So there is this thing that the other Mormon medical wives do here in Pennsylvania. It's what most of us did in Junior High when we accidentally threw our retainer into the garbage at lunch time. That's right--dumpster diving.
But get this--they are really good at it. My friend Amber, she hasn't bought a single piece of furniture in years. And if that's not enough, she's gotten into the business of finding furniture at the dumpsters and selling it on Ebay--for a profit. I still remember the first time I walking with her and a few others in the morning. Her long ponytail swung behind her as she thrust her stroller forward like a general leading a battalion. "Yes," she said enthusiastically, "I found the desk at the dumpsters and TJ helped me haul it up to our apartment. I sold it for 20. Not bad for lifting it up a few steps, eh?"
Since we've been here, David and I have invested in a bed and a table. The bed we bought from an actual store (but hey, we were desperate after the air mattress) and the table we got at a garage sale. A nice lady, said her grandsons used the table as a Thomas the Train play station. Since then, the dumpster diving med-wives have made it there personal mission to help furnish our home for less than, well, less than any money.
After our two weeks, they had found us a lamp. A tall, open faced one with a black finish. Not bad. Then after a few more days, we had a desk. A small stain in the corner, but nothing to complain about. And just last week, Amber found us a couch. T
Amber knocked on our door at around 10 pm. "I've found you guys a couch," was all she said, "Do you want to come see it?"
We walked out to the dumpsters, and there sat what was soon to become our newest edition. This was not just any couch, though my friends. This was a felt-green-orange-gold vintage relic from the golden ages of the 1960's. Do we count ourselves lucky? Oh yes. We sat on the couch by the dumpster for a few minutes, seeing how it 'felt.' After a few moments, we knew that this sunken in antique had to be ours. Amber piled the cushions on top of her stroller, completely covering her little baby daughter. Then David and I attempted to heave the couch back to our apartment. I hadn't walked 20 feet, when I had to set it down. Just then a loud voice floated from the parking lot. "What a great couch! That is just the couch to get you through the first two years of medical school." David strained his neck around and I glanced over my shoulder. Approaching through the darkness was a short, jovial looking fellow who was balding. "Do you need a hand with that? That happens to be my couch."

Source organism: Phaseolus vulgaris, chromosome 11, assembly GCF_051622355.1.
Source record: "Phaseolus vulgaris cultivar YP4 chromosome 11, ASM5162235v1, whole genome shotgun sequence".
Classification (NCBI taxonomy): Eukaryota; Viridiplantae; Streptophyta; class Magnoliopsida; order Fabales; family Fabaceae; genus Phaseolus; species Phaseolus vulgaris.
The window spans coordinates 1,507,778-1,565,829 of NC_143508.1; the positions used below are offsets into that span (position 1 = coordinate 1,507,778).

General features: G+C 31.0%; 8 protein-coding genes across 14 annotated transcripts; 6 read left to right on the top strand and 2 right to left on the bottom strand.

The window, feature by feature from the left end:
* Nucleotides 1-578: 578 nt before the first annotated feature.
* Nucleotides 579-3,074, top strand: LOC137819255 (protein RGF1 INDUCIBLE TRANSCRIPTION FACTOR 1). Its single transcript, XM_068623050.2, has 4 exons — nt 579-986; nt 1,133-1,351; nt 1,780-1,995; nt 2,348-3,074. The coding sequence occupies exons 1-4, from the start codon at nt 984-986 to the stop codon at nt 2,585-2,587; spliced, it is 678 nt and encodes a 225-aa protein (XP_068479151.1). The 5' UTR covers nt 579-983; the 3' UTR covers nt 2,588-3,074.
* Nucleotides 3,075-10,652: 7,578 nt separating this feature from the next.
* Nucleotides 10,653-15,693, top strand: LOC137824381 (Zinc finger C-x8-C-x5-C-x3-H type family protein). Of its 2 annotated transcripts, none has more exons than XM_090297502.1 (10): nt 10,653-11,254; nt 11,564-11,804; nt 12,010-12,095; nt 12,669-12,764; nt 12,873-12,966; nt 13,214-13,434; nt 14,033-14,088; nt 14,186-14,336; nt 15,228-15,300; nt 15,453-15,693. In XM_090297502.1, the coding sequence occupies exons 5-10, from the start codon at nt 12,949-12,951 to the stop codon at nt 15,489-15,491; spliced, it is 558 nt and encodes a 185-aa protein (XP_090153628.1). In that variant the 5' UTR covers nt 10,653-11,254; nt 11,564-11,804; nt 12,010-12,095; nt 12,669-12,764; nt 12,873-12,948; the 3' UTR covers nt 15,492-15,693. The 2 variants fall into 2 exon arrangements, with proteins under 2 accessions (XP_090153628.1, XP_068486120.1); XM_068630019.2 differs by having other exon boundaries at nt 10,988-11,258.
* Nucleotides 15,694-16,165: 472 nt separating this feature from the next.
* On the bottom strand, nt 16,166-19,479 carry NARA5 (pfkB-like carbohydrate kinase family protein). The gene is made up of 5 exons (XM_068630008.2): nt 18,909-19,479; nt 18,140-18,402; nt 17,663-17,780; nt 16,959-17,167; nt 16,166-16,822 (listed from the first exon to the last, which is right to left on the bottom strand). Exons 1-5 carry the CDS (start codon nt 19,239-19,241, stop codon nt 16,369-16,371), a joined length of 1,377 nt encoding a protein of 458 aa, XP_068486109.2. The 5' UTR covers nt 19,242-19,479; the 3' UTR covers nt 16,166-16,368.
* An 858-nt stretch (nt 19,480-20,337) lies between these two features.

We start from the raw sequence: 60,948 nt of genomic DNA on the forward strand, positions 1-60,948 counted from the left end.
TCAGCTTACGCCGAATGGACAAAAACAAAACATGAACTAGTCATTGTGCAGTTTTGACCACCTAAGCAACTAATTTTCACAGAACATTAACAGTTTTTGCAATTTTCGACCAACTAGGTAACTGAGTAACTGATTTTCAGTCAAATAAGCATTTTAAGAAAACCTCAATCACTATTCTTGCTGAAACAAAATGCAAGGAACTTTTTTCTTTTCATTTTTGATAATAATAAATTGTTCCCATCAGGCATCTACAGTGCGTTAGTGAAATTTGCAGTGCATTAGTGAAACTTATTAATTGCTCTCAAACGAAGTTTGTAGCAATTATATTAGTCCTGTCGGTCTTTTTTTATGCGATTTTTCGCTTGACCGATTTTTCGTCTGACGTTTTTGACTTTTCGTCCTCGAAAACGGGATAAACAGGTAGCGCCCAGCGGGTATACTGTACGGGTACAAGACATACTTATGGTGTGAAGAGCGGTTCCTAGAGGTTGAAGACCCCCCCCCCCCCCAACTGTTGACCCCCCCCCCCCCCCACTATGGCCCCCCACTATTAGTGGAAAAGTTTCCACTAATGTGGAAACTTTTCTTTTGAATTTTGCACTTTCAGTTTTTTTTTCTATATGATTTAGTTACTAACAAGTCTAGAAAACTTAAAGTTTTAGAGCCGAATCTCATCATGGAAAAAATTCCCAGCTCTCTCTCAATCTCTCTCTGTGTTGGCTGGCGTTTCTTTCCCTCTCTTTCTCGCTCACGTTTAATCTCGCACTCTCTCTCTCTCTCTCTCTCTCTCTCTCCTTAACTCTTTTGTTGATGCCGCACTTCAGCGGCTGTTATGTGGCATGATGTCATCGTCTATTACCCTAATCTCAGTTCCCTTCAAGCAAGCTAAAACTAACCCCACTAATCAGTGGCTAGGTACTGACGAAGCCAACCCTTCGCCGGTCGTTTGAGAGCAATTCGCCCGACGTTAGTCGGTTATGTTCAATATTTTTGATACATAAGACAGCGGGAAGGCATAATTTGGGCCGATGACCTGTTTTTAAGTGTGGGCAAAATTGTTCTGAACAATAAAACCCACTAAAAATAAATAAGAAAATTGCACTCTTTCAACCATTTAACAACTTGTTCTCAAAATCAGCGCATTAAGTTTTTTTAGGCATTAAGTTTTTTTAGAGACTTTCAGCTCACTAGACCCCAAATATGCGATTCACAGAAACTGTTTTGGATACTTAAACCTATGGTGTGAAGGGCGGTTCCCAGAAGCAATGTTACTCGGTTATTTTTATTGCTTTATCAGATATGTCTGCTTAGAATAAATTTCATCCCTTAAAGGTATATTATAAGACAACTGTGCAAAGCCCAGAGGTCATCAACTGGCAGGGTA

The fellow helped us with his old couch up to our apartment. He cast one look around our bare front room and stated astutely, "Well now, this place is heavily furnished."
The medical students circulate through furniture. I think our current coach (the one we found at the dumpsters) has probably been through medical students since the early 1970's. When the med students are done with medical school, they simply leave their furniture at the dumpsters for the rest of the campus to utilize. It's a beautiful process to see.
Now in our front room sits a table, a couch, a desk, and a lamp. None of which are coordinated, or were purchased at Pier One. It doesn't look like Better Homes and Gardens or like Martha Stewart. And I couldn't be happier. Because our apartment looks like a home.